living pono banan

‘Living Pono’


Can one man find the meaning of life in a nondairy fruit snack? Perhaps.

Post-college, Luke Untermann ’11 and three surfing buddies living in Oahu posed the question “Why not be the next Jamba Juice of banana ice cream?” They bought a $2,000 truck from Craigslist after perfecting recipes in parents’ kitchens, named the business Ban’an, and debuted their dairy-free frozen fruit bowls in 2014.


After the food truck gained traction, the partners ran a successful Kickstarter campaign to open a brick-and-mortar store, and now have four small outposts. They are thinking big when they contemplate future expansions. “We definitely want to open a few more shops on Oahu in the next year or two, Maui in the next couple years, and possibly Australia and California one day.”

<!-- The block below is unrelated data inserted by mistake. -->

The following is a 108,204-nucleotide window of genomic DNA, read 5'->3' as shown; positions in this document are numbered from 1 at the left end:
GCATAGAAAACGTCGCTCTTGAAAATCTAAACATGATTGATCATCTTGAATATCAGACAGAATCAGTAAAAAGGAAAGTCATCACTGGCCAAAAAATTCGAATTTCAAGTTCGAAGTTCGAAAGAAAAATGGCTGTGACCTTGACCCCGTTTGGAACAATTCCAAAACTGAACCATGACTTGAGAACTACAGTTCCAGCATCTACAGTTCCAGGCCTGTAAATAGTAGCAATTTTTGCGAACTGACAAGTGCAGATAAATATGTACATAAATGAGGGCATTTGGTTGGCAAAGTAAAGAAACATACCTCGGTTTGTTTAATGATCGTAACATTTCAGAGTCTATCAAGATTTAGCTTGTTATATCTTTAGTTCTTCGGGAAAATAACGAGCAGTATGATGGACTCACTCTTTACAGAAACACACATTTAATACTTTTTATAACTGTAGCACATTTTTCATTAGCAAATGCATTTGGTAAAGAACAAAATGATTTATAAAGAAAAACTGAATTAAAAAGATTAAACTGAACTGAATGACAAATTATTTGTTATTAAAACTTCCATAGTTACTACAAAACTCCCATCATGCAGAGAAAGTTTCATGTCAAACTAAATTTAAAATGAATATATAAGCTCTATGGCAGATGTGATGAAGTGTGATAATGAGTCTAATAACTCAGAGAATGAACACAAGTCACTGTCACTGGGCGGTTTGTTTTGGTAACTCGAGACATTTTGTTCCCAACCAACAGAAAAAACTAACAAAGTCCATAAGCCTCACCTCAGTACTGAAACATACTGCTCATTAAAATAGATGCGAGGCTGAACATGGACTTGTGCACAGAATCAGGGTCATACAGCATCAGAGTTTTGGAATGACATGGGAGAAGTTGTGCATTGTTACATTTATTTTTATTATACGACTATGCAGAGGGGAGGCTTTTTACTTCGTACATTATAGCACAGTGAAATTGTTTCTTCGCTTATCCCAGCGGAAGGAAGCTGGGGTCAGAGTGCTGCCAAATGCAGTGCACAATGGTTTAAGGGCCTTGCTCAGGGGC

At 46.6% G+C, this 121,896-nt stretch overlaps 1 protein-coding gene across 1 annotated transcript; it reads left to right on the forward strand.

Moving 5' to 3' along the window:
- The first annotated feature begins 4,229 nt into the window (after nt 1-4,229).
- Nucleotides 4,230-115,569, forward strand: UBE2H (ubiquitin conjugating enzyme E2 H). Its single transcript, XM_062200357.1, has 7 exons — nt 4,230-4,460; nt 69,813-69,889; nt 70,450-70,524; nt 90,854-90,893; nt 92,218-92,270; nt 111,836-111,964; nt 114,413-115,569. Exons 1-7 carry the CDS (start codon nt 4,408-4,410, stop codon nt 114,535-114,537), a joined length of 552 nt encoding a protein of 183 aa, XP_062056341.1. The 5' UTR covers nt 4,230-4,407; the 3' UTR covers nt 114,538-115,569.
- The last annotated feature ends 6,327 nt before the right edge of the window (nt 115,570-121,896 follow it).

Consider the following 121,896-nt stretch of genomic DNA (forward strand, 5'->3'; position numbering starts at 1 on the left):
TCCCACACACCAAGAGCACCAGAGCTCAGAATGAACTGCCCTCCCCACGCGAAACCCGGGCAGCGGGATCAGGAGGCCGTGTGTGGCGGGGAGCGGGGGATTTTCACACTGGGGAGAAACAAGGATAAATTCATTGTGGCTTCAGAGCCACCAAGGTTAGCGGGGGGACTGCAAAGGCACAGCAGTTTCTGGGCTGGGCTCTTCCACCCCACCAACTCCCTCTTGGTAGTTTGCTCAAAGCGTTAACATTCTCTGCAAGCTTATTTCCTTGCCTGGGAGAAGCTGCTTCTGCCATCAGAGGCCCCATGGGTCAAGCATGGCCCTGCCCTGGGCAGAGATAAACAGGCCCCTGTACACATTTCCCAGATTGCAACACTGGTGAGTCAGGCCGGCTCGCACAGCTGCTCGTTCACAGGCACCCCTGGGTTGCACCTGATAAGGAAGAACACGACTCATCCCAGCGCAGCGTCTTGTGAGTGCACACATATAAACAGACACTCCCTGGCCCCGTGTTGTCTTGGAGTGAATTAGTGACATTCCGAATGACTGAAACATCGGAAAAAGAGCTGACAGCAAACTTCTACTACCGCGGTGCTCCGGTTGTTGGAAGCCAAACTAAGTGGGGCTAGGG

Behind their drive to succeed is a commitment to sustainability. They source nearly all their ingredients—from bananas and papayas to honey and chocolate—on the island, and give their food waste to a local pig farmer. For customers who bring their own bowl, Ban’an donates a dollar to a nonprofit on the island. It offers fundraising parties for nonprofits, too, donating 15 percent of profits.

In Hawaiian, “pono” means righteousness. “Living pono is extremely important to our mission as a company,” says Untermann, who is married to professional surfer Carissa Moore. “It’s what gives our business meaning and guides a lot of our business decisions. We are in the business of spreading good vibes. We just happen to sell banana ice cream.”